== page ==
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Is loot generated before the chest is or when the chest is clicked?


When is loot generated?  

52 members have voted

  1. 1. When is loot generated?

    • Loot is generated and put in the chest then
      4
    • Loot is generated the moment a chest is looted
      48


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13 minutes ago, roederich.2716 said:

What you guys think about loot generation?

Is it generated and put in the chest then waiting to be picked up or is loot generated the moment a chest is opened?

People open some loot on mid-level characters specifically to get mid-tier loot. Since you can get a loot container on a level 80 and open it on a lower level character to influence the contents, we know the loot is generated on opening.

Edited by Gibson.4036
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For any game loot data will be generated when it is needed unless it must pre-generate for specific mechanics. The reason is performance. If you pre-generate you will end up wasting a lot of resources executing unnecessary code.

Since most games uses a pseudo-random number generator instead of a truly random number generator it also allows for "why not both?"

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I think it must be when the chest is opened. It's well known that if multiple players open a chest at the same time they won't all get the same thing, which means the game is working out the loot seperately for each person. Doing that in advance would be needlessly complicated - the game would have to know when a chest spawns how much players are going to open it before it despawns again.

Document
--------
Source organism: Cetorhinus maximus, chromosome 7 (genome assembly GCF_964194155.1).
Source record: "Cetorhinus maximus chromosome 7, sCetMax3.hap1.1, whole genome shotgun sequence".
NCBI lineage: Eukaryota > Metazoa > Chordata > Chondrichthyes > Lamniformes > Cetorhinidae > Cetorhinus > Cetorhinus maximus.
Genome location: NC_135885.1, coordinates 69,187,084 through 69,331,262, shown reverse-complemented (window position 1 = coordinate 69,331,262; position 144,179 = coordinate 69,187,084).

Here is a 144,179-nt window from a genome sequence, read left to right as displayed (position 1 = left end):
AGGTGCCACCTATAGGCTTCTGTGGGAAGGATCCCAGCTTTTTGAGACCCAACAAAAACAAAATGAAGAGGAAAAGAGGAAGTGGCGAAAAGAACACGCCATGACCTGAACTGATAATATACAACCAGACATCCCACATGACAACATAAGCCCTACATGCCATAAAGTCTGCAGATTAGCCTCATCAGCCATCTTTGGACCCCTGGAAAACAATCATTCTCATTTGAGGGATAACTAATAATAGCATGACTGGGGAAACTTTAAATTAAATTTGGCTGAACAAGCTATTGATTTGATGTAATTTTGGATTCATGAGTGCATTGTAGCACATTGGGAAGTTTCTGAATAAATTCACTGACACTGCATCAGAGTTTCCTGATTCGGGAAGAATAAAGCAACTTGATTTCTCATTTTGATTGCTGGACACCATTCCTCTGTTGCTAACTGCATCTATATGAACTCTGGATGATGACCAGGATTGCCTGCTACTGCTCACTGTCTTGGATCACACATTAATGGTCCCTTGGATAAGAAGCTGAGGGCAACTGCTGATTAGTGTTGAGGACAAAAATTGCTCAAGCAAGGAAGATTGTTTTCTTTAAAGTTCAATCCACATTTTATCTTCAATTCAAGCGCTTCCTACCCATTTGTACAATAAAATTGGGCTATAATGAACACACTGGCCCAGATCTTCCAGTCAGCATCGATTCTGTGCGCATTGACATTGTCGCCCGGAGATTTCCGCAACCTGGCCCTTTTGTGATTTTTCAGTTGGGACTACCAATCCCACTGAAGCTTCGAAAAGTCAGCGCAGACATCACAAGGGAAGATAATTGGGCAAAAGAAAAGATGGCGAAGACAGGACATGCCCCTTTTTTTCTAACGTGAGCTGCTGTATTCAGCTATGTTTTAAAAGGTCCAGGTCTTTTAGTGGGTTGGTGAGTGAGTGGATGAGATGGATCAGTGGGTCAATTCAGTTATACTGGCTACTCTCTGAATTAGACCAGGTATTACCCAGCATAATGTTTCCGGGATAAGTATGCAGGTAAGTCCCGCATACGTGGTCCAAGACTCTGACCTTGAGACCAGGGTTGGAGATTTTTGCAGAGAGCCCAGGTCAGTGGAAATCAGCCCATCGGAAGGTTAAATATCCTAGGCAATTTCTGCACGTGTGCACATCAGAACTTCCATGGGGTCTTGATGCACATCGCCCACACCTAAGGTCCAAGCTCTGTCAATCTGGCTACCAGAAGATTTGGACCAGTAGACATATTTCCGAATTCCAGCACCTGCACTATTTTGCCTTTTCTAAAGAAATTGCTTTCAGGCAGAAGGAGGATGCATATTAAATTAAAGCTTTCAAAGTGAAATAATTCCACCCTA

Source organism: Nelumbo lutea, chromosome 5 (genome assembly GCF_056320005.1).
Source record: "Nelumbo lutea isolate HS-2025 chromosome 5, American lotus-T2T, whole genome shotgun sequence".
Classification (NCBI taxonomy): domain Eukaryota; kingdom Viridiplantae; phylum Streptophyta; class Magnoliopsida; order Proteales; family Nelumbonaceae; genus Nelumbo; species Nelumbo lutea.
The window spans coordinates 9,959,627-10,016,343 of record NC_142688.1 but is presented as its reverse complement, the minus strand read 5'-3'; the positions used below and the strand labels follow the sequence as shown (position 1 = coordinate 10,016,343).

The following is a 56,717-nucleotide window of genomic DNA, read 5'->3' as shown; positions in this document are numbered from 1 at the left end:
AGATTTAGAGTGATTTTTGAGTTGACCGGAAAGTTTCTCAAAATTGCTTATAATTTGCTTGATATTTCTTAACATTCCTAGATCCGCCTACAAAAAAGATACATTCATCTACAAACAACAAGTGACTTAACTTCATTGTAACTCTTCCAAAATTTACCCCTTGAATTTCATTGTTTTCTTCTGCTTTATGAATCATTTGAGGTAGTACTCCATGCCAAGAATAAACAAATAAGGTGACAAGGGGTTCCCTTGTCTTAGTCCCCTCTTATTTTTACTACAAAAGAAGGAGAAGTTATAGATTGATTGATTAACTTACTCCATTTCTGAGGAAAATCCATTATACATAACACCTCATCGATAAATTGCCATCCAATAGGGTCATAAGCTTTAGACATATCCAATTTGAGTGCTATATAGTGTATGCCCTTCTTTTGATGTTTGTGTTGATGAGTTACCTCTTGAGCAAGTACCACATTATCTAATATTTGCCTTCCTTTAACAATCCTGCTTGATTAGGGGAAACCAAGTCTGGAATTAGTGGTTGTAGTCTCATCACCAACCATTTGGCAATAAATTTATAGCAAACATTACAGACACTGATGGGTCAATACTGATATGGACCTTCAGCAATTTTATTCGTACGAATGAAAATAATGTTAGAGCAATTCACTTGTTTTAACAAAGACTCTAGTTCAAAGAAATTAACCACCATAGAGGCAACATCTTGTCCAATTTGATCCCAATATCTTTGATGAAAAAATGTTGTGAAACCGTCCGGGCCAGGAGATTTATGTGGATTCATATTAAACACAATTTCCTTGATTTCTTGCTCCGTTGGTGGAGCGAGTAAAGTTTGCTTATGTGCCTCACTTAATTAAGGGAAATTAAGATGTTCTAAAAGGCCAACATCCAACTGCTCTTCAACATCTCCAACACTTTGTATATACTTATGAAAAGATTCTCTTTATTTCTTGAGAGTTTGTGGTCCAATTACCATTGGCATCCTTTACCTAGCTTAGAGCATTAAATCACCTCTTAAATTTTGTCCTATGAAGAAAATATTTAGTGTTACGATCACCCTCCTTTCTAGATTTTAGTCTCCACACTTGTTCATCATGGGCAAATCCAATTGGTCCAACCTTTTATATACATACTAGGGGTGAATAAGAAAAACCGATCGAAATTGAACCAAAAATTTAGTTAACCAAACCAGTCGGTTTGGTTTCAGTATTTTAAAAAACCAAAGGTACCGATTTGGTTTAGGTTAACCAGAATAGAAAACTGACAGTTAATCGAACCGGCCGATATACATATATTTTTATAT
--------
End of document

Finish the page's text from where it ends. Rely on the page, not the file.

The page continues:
It might be possible for things like boss chests which spawn after the fight and can only be opened by players who participated. But it wouldn't work for things like jumping puzzle chests which are always there, or the Silverwastes chests which can be opened by anyone who comes along after they've been dug up. There's no way to know in advance how many players are going to open them, so the game would have to be periodically generating new sets of drops and if it's going to do that it may as well create them as-needed instead of having to store them somewhere.

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14 minutes ago, Gibson.4036 said:

People open some loot on mid-level characters specifically to get mid-tier loot. Since you can get a loot container on a level 80 and open it on a lower level character to influence the contents, we know the loot is generated on opening.

I believe this is the answer the OP was looking for

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On 4/15/2023 at 2:49 PM, roederich.2716 said:

What you guys think about loot generation?

Is it generated and put in the chest then waiting to be picked up or is loot generated the moment a chest is opened?

I'd say it depends on the chest.
If it's affected by magic find, your loot is more than likely generated on interaction as it has to calculate what to drop based on your magic find at the moment. 
If it's not affected by magic find, your loot may just be generated on container spawn. 

However, to keep things simple in the background for development, it may still actually be generated on the spot and just not take into account your magic find in calculating  drop chances.

That's what I think happens anyways; it's generated on interaction and the only difference is if the container takes your magic find % into its considerations for drop calculations.

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Most containers are not affected by Magic Find, but some are.

Most containers are affected by the level of character opening them (but some aren't).

The game cannot be sure on container drop on which character it will be opened on.

In case of open world lootable chests (as opposed to container objects in inventory), there's a lot of people looting them, with each person obtaining different drops.